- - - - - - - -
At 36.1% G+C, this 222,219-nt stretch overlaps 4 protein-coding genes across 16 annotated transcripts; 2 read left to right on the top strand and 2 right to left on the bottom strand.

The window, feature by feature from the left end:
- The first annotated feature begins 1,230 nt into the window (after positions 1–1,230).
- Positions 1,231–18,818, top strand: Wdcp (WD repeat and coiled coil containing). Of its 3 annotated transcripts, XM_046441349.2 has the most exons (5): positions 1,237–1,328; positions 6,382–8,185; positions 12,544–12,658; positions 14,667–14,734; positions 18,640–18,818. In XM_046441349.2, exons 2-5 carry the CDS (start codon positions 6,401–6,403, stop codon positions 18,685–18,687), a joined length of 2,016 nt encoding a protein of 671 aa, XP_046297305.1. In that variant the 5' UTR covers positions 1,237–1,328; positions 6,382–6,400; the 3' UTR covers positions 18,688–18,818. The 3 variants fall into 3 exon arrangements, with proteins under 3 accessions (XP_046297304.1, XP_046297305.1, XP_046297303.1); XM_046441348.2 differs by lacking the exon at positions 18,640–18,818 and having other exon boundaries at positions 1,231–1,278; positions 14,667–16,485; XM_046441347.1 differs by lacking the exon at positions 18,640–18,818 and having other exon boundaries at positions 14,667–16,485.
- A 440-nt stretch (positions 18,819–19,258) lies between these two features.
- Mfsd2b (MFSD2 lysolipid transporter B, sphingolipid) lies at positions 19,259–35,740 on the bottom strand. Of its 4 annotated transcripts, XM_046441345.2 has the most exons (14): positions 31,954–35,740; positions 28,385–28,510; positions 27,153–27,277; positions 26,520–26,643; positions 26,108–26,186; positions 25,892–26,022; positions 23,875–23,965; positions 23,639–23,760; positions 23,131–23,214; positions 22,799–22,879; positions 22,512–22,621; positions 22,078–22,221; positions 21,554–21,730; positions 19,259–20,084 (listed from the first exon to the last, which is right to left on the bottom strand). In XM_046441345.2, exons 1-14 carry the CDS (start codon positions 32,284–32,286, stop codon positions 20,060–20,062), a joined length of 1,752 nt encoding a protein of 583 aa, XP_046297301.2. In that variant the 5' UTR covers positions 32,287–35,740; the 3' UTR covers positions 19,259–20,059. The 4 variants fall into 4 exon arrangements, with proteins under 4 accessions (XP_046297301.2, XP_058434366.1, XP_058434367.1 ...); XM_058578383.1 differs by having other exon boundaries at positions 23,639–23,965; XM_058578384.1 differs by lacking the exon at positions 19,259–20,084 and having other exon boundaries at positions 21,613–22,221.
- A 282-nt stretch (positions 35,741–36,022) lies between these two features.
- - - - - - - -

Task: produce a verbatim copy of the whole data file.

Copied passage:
At 36.1% G+C, this 222,219-nt stretch overlaps 4 protein-coding genes across 16 annotated transcripts; 2 read left to right on the top strand and 2 right to left on the bottom strand.

The window, feature by feature from the left end:
- The first annotated feature begins 1,230 nt into the window (after positions 1–1,230).
- Positions 1,231–18,818, top strand: Wdcp (WD repeat and coiled coil containing). Of its 3 annotated transcripts, XM_046441349.2 has the most exons (5): positions 1,237–1,328; positions 6,382–8,185; positions 12,544–12,658; positions 14,667–14,734; positions 18,640–18,818. In XM_046441349.2, exons 2-5 carry the CDS (start codon positions 6,401–6,403, stop codon positions 18,685–18,687), a joined length of 2,016 nt encoding a protein of 671 aa, XP_046297305.1. In that variant the 5' UTR covers positions 1,237–1,328; positions 6,382–6,400; the 3' UTR covers positions 18,688–18,818. The 3 variants fall into 3 exon arrangements, with proteins under 3 accessions (XP_046297304.1, XP_046297305.1, XP_046297303.1); XM_046441348.2 differs by lacking the exon at positions 18,640–18,818 and having other exon boundaries at positions 1,231–1,278; positions 14,667–16,485; XM_046441347.1 differs by lacking the exon at positions 18,640–18,818 and having other exon boundaries at positions 14,667–16,485.
- A 440-nt stretch (positions 18,819–19,258) lies between these two features.
- Mfsd2b (MFSD2 lysolipid transporter B, sphingolipid) lies at positions 19,259–35,740 on the bottom strand. Of its 4 annotated transcripts, XM_046441345.2 has the most exons (14): positions 31,954–35,740; positions 28,385–28,510; positions 27,153–27,277; positions 26,520–26,643; positions 26,108–26,186; positions 25,892–26,022; positions 23,875–23,965; positions 23,639–23,760; positions 23,131–23,214; positions 22,799–22,879; positions 22,512–22,621; positions 22,078–22,221; positions 21,554–21,730; positions 19,259–20,084 (listed from the first exon to the last, which is right to left on the bottom strand). In XM_046441345.2, exons 1-14 carry the CDS (start codon positions 32,284–32,286, stop codon positions 20,060–20,062), a joined length of 1,752 nt encoding a protein of 583 aa, XP_046297301.2. In that variant the 5' UTR covers positions 32,287–35,740; the 3' UTR covers positions 19,259–20,059. The 4 variants fall into 4 exon arrangements, with proteins under 4 accessions (XP_046297301.2, XP_058434366.1, XP_058434367.1 ...); XM_058578383.1 differs by having other exon boundaries at positions 23,639–23,965; XM_058578384.1 differs by lacking the exon at positions 19,259–20,084 and having other exon boundaries at positions 21,613–22,221.
- A 282-nt stretch (positions 35,741–36,022) lies between these two features.